And that’s where I’ll leave the synopsis dear reader. Naturally Bond has his hands full taking on a skyscraper full of terrorists.
The notes at the back of the book reveals an interesting aspect about the production of The Quasimodo Gambit.
’…The Quasimodo Gambit was essentially written in late 1989 and early 1990, and that storyline was not inspired by the frightening bombing of the World trade Centre, nor the violent confrontation between law enforcement officials and members of an obscure religious sect in Waco, Texas.’
It makes sense that the story was written in late 1989. Thinking back to 1988, that was the year that Die Hard was released at the cinemas, with Bruce Willis singularly taking on a skyscraper full of terrorists at Christmas time. This final section of The Quasimodo Gambit is also set around Christmas time, with the giant Christmas trees in Rockefeller Centre providing a backdrop for some of the action. There are other similarities to Die Hard, the most obvious of which you can see on the front cover image at the top, is some scrounging around in elevator shafts.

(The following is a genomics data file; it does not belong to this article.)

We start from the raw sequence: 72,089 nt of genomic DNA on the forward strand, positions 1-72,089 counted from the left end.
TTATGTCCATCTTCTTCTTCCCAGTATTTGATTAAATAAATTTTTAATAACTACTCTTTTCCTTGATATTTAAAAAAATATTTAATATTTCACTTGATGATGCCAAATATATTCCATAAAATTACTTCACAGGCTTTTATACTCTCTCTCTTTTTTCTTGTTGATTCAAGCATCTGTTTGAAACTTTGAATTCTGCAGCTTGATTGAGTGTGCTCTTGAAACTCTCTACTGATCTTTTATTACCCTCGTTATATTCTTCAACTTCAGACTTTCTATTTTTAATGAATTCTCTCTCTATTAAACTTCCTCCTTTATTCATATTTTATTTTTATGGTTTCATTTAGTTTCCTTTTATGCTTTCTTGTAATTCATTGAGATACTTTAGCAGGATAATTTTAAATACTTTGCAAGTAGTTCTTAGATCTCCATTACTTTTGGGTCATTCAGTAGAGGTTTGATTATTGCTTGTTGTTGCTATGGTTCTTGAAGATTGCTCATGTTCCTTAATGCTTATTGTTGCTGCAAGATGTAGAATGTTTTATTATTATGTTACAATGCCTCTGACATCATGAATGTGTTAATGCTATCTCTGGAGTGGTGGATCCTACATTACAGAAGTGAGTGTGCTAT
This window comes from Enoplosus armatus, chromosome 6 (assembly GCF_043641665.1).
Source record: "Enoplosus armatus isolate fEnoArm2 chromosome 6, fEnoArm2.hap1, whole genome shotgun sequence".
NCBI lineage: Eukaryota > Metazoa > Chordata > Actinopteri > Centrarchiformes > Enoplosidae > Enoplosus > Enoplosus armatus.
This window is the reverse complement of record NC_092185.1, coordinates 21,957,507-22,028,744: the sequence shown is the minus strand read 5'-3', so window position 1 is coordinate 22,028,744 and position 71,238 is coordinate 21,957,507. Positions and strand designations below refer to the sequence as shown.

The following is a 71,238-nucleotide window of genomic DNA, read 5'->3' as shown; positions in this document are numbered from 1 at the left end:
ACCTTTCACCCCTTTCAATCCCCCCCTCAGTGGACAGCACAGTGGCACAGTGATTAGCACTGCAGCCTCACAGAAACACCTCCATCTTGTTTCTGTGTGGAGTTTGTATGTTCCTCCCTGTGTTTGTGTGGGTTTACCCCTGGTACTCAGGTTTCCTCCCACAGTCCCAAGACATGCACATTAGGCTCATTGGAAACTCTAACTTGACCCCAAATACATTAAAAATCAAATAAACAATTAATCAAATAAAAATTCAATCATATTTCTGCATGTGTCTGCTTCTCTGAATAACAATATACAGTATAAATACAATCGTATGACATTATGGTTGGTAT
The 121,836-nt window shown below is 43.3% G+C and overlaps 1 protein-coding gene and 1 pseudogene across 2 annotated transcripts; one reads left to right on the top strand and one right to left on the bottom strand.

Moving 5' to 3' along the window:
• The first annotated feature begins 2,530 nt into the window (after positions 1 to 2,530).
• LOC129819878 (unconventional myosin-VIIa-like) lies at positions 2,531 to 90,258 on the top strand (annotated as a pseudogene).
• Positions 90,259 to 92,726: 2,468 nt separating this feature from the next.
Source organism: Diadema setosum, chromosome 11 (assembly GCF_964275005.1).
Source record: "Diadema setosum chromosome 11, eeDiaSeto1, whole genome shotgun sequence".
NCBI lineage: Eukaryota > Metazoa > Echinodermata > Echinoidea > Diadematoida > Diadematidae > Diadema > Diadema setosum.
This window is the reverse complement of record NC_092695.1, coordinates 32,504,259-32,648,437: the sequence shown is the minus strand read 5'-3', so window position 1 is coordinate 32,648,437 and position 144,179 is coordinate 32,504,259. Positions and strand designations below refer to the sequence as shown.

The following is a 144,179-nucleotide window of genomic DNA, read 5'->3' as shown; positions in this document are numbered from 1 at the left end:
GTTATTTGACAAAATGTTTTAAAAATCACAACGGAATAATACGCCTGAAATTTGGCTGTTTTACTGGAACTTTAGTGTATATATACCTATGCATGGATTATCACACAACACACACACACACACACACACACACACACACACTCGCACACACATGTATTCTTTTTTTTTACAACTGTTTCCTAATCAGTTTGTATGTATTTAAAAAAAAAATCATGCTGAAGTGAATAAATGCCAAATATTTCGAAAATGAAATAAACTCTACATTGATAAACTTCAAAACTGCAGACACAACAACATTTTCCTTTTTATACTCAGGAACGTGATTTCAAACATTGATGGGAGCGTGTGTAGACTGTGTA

All in all, The Quasimodo Gambit is a very enjoyable read. It has many flaws though, like silly character names, and a few small pacing issues – like Quasimodo makes it to New York to beat up on Felix and Nebula, long before Bond gets there, even though Bond has the aid of the US Coast Guard and all of Felix’s connections. And Felix’s rapid recovery after having his lights kicked out by Quasimodo is a bit far fetched – the guy is pretty amazing, even though he has been beaten up he can still hold a chopper steady with his steel claw (he lost his hand to sharks in Live And Let Die) while battling fierce wind drafts swirling up between the skyscrapers. Ah, but this is Bond! We’ve all seen and read more ridiculous actions scenes than that, so it’s easy to forgive.
In Part one of The Quasimodo Gambit, I suggested that James Bond is a perfect character for a series of comic book adventures – as long as they were done right. I’ve got to say, that Dark Horse got most of it right. I am still not convinced with Gary Caldwell’s illustration technique which I believe is a little too stiff – for Bond anyway. Bond should be fluid. He should move like a cat. But the story is certainly acceptable and I thought the torture scene was great. It must be difficult to come up with new beasties for Bond to contend with – cinematically we’ve had Spiders, Snakes, Piranhas, Sharks, Tigers, Scorpions and Rats. In books we’ve had centipedes, killer ants, eels, mosquitos and the list goes on. The Quasimodo Gambit’s creepy crawly sequence works.
Graphic Novels and comics aren’t for everyone, but if you’re interested in alternative Bond stories, then The Quasimodo Gambit is acceptable fair. If you can track down copies, they are worth the read.